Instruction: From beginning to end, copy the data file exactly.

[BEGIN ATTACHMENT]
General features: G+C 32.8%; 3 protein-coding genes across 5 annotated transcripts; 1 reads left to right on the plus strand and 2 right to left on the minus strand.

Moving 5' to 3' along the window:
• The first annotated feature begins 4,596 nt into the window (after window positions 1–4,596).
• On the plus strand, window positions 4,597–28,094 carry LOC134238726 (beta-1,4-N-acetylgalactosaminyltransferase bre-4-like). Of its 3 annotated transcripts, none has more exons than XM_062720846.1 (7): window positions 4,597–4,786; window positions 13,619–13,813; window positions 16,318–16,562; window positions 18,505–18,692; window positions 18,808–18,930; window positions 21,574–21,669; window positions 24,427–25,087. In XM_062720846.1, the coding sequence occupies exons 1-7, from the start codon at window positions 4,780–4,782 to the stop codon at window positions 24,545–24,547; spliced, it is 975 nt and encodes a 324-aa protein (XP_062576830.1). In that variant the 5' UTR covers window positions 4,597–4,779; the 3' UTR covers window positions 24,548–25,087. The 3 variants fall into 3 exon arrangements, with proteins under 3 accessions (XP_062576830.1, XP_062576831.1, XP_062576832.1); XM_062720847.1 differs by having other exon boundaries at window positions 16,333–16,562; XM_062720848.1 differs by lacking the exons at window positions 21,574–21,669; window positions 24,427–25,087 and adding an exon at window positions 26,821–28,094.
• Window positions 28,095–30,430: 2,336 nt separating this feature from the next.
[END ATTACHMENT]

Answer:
General features: G+C 32.8%; 3 protein-coding genes across 5 annotated transcripts; 1 reads left to right on the plus strand and 2 right to left on the minus strand.

Moving 5' to 3' along the window:
• The first annotated feature begins 4,596 nt into the window (after window positions 1–4,596).
• On the plus strand, window positions 4,597–28,094 carry LOC134238726 (beta-1,4-N-acetylgalactosaminyltransferase bre-4-like). Of its 3 annotated transcripts, none has more exons than XM_062720846.1 (7): window positions 4,597–4,786; window positions 13,619–13,813; window positions 16,318–16,562; window positions 18,505–18,692; window positions 18,808–18,930; window positions 21,574–21,669; window positions 24,427–25,087. In XM_062720846.1, the coding sequence occupies exons 1-7, from the start codon at window positions 4,780–4,782 to the stop codon at window positions 24,545–24,547; spliced, it is 975 nt and encodes a 324-aa protein (XP_062576830.1). In that variant the 5' UTR covers window positions 4,597–4,779; the 3' UTR covers window positions 24,548–25,087. The 3 variants fall into 3 exon arrangements, with proteins under 3 accessions (XP_062576830.1, XP_062576831.1, XP_062576832.1); XM_062720847.1 differs by having other exon boundaries at window positions 16,333–16,562; XM_062720848.1 differs by lacking the exons at window positions 21,574–21,669; window positions 24,427–25,087 and adding an exon at window positions 26,821–28,094.
• Window positions 28,095–30,430: 2,336 nt separating this feature from the next.